Tuesday, November 25, 2014

Yami

Every now and again, something comes into your life you're completely unprepared for.  A sudden twist of fate, a chance meeting, or just a case of "right place, right/wrong time."  Such was the case some years ago when my parents brought home two cats.   One was named Haiku, and the other we renamed to Yami (because the original name was rather dumb).

When they were picked up from the shelter, the cats were described to my parents this way:

"(Yami) is going to be very friendly, very social.  Haiku might be pretty aloof."

They were wrong on every count.  Haiku was the most "people" cat I ever saw, bringing toys to people in the middle of the night, curling up on any lap she could find her way on to, and refusing to be more than ten feet away from someone if she could help it.

Yami...spent most of his time hiding.


Or perched on things like a guy leaning on a table.
Perhaps it was because my family also had a dog.  Perhaps it was because, as we later figured out, Haiku was bullying him as the two got older.  Either way, Yami was primarily my sister's cat, because he liked to go upstairs and hide in her room or down in the basement.  Rarely did he ever socialize with anybody else.

We were convinced that Yami was essentially anti-social.

He also had a distinctive limp, which we could only figure must have happened when he was a tiny kitten.  The two were found near a road, so we suspected either an animal attack or he was struck (ever so slightly) by a car.

This came into effect one Christmas Eve when he managed to sneak outside and climb up a tree.  Because of his bad back leg, he wasn't able to climb back down, and the tree he climbed was essentially dead, too dangerous to climb up after.  However, it was near another, larger, healthier tree.  That night I scaled up the tree in the cold rain (did I mention it was raining?) with a long board and some food.  I placed the board on the branch I was on and set it firmly on the branch Yami was huddled on.  I tried to coax him over, but he didn't budge.  I placed the food on the board, and climbed back down.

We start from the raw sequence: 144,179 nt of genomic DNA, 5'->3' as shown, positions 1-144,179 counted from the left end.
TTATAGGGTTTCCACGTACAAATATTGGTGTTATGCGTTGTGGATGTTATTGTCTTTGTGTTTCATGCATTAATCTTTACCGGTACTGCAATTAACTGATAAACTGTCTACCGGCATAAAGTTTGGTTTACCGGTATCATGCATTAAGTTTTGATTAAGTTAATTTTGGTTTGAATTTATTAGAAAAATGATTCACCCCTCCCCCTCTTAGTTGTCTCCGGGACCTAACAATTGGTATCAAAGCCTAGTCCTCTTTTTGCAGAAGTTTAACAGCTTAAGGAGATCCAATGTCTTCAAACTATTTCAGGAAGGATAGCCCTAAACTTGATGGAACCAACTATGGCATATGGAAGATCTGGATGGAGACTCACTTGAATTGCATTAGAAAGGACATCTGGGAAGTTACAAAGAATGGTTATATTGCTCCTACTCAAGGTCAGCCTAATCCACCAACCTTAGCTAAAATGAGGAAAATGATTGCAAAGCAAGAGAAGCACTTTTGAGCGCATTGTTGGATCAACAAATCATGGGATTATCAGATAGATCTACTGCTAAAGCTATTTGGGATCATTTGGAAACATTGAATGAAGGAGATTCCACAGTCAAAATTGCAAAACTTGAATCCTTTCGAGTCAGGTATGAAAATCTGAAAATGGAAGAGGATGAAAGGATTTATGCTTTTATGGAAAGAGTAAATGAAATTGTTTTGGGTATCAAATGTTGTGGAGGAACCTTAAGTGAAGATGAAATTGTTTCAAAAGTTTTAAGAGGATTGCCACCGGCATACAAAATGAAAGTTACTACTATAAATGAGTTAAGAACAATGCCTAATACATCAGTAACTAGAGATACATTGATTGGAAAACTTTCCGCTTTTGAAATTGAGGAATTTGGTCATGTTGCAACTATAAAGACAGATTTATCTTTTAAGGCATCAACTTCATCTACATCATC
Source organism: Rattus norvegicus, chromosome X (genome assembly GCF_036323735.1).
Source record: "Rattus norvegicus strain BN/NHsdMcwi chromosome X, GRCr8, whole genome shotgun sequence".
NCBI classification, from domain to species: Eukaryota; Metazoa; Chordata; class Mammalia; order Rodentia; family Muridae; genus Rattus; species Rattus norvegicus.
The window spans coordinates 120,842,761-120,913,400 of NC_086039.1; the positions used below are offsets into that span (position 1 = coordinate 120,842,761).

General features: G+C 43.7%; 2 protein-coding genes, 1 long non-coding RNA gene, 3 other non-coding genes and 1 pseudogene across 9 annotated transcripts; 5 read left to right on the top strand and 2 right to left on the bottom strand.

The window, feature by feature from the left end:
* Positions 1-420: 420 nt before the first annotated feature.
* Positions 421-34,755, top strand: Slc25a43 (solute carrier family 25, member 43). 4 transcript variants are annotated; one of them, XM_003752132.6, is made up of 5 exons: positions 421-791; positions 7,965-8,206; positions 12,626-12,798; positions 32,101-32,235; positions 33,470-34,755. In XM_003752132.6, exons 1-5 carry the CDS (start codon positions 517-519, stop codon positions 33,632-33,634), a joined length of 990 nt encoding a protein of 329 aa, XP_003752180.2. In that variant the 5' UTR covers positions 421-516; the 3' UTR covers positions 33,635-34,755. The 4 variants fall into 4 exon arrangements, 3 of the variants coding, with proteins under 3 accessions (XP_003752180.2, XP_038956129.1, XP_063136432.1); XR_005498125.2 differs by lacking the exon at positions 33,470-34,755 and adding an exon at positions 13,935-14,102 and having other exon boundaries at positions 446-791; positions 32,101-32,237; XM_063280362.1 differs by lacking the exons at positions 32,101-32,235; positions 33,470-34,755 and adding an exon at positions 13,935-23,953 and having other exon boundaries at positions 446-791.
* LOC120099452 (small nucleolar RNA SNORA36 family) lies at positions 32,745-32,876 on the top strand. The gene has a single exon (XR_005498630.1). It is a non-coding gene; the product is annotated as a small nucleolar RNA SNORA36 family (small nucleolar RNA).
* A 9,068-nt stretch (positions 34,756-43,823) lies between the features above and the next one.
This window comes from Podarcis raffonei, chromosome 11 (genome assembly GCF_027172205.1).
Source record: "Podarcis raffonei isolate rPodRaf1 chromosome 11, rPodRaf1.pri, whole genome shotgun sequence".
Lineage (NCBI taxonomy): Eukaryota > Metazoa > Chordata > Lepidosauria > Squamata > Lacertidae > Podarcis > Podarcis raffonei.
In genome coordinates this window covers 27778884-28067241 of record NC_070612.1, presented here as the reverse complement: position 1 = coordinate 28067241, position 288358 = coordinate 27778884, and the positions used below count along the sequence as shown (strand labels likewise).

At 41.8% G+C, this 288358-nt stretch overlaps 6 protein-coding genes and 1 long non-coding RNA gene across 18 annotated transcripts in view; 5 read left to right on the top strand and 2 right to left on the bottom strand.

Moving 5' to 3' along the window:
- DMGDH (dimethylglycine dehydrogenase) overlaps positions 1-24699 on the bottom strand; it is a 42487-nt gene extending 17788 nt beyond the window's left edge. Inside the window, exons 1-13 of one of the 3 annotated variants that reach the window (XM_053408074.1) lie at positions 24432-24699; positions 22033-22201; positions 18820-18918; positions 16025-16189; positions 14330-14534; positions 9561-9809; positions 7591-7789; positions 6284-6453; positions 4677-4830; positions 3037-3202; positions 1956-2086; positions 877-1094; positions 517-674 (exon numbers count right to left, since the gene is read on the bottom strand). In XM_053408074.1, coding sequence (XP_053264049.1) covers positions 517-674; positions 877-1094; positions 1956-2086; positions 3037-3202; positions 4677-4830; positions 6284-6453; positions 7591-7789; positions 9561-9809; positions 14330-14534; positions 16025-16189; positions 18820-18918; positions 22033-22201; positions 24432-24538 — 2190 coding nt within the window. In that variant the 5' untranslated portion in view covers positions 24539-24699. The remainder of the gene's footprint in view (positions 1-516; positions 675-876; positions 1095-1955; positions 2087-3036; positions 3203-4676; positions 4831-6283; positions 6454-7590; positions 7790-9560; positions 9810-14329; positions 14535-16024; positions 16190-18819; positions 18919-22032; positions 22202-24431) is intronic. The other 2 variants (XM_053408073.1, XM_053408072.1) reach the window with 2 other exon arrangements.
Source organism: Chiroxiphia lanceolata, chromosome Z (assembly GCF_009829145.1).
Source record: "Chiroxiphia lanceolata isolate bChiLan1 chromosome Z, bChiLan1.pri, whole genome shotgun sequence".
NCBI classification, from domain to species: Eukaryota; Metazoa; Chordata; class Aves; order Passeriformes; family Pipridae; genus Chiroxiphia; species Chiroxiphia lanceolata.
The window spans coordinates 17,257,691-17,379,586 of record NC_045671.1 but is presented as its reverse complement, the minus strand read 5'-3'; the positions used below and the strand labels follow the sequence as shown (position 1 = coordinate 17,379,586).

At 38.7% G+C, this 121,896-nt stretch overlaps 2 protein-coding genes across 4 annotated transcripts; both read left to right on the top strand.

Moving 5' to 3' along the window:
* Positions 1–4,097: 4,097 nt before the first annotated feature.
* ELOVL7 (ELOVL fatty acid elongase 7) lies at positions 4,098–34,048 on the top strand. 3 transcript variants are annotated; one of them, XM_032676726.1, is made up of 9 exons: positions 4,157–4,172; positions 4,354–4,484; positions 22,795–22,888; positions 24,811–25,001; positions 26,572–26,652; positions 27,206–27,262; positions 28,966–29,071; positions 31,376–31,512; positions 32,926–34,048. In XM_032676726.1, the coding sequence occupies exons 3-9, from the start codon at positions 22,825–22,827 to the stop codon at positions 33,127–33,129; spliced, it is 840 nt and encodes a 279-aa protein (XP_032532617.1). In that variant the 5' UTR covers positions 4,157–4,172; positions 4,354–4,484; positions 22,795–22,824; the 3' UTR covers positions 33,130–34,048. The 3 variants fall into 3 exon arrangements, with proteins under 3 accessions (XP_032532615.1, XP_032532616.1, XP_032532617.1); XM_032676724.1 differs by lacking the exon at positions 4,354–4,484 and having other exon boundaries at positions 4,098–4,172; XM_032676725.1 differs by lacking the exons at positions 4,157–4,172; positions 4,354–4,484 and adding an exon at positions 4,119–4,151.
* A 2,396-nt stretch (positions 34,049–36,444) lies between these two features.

The next morning, with a backpack and some rope, I scaled the tree again.  Yami had managed to walk across the board and was now huddled on the "good" side.  I loaded the shivering, soaked cat into the backpack, tied the rope around it, and lowered him down to the rest of the family.  They took him out and carried him inside, where he immediately struggled, broke free from their grasp, and took off for the cat box.

It sounds like a joke, but it's what happened.

However, as the years went on, we noticed a few other things about Yami as he got more used to the house.  He would chase shadows of things you held out to try to play with him.  If you simply wiggled your fingers so the shadows moved, he'd tackle them and chase them around.  He would sometimes come over to you if you had your hand lowered so you could scratch him.  He stopped running away the moment you entered the room.

When Haiku passed away this last February, there was almost a complete personality shift in Yami.

He would suddenly come into the room and meow for attention.  He would purr more often when you pet him.  He started chasing toys and bringing them back to you so you'd play with him.  He'd curl up on a bed to sleep against people.  As time went on, it more and more became my bed he would curl up on, and I'd wake up to find him either curled up between my shins or pressed against the side of my leg.  I used to hook one leg a little bit just to give him somewhere to curl up in.

When I moved to my current living place, it was decided that Yami would come with me.  The two of us had grown pretty attached to each other, and since my parents still had the dog, it would be good for him to have "his own" place that he would let me also live in.